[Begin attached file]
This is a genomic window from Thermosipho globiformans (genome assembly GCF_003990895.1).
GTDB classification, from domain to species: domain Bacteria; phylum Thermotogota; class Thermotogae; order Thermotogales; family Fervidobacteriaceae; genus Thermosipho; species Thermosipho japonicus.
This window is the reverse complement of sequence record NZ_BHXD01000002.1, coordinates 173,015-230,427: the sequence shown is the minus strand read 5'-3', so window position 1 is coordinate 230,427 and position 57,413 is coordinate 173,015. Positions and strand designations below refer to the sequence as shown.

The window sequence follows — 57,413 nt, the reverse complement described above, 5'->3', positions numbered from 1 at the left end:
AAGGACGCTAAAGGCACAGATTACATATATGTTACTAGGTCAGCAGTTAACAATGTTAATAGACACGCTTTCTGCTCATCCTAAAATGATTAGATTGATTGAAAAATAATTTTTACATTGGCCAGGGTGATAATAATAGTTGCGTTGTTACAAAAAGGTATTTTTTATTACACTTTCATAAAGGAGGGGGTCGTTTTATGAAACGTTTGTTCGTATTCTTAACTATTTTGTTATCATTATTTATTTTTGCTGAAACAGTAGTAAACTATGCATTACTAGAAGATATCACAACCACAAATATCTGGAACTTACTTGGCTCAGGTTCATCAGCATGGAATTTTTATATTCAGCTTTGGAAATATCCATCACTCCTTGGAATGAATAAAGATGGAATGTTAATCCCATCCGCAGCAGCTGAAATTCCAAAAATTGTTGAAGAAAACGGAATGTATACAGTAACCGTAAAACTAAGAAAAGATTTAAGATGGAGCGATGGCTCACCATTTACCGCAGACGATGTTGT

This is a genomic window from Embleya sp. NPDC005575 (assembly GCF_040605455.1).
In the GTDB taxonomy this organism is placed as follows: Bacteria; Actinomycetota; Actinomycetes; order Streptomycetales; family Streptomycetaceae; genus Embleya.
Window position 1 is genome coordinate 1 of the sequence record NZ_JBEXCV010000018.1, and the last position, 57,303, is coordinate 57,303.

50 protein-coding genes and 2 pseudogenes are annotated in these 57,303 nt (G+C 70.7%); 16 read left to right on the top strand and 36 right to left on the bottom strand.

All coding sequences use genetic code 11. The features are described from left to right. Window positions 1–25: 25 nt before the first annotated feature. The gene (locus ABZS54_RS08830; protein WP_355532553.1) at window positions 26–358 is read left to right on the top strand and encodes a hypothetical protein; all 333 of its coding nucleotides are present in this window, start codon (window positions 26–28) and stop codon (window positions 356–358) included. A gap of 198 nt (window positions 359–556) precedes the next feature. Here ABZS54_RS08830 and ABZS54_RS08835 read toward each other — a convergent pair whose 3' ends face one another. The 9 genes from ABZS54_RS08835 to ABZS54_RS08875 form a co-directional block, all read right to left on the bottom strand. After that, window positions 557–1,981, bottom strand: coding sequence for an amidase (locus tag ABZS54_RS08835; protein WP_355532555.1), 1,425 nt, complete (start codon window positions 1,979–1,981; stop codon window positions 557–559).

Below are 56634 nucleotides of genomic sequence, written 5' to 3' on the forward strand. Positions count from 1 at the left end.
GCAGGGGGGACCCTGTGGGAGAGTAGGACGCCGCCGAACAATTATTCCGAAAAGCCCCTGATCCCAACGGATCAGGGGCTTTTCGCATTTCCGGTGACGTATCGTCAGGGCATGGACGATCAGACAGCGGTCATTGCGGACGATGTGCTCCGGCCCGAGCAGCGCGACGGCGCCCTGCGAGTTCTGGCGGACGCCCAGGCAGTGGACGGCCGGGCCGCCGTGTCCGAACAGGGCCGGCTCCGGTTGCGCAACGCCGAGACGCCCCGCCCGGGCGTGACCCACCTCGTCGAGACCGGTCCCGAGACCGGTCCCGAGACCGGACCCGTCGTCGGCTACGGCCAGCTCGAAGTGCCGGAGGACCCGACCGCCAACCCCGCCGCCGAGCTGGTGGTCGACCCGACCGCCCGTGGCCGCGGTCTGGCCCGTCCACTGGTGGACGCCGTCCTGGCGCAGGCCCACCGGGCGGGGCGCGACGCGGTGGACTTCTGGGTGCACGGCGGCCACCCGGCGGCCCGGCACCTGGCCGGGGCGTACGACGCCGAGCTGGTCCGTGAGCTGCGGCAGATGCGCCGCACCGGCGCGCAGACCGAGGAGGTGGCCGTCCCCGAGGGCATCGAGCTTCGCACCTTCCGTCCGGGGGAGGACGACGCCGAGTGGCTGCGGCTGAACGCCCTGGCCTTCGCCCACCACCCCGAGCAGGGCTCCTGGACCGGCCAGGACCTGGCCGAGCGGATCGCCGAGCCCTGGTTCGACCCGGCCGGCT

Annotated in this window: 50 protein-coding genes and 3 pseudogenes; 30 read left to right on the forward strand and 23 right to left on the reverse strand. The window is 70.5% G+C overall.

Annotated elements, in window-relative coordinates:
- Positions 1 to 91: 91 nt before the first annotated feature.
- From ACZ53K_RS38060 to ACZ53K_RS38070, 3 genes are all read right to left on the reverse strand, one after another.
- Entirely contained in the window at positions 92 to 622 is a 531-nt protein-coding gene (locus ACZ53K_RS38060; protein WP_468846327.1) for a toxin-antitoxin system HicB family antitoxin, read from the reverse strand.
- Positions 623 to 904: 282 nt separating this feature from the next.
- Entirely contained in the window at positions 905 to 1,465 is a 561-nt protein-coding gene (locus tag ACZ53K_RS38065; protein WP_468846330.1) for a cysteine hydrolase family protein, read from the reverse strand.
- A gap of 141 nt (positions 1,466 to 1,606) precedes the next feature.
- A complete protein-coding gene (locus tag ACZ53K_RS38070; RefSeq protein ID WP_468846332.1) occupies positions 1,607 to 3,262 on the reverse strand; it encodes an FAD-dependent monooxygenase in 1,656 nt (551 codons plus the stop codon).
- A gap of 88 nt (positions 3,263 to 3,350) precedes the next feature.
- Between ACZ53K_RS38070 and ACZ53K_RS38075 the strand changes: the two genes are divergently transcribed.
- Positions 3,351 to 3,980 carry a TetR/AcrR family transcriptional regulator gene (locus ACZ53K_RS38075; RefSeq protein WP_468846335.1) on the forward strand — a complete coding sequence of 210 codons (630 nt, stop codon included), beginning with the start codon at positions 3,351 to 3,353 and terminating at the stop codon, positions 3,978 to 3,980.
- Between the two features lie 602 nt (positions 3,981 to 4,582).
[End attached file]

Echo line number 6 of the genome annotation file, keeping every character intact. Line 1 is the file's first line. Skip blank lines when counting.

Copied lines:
This is a genomic window from Embleya sp. NPDC005575 (assembly GCF_040605455.1).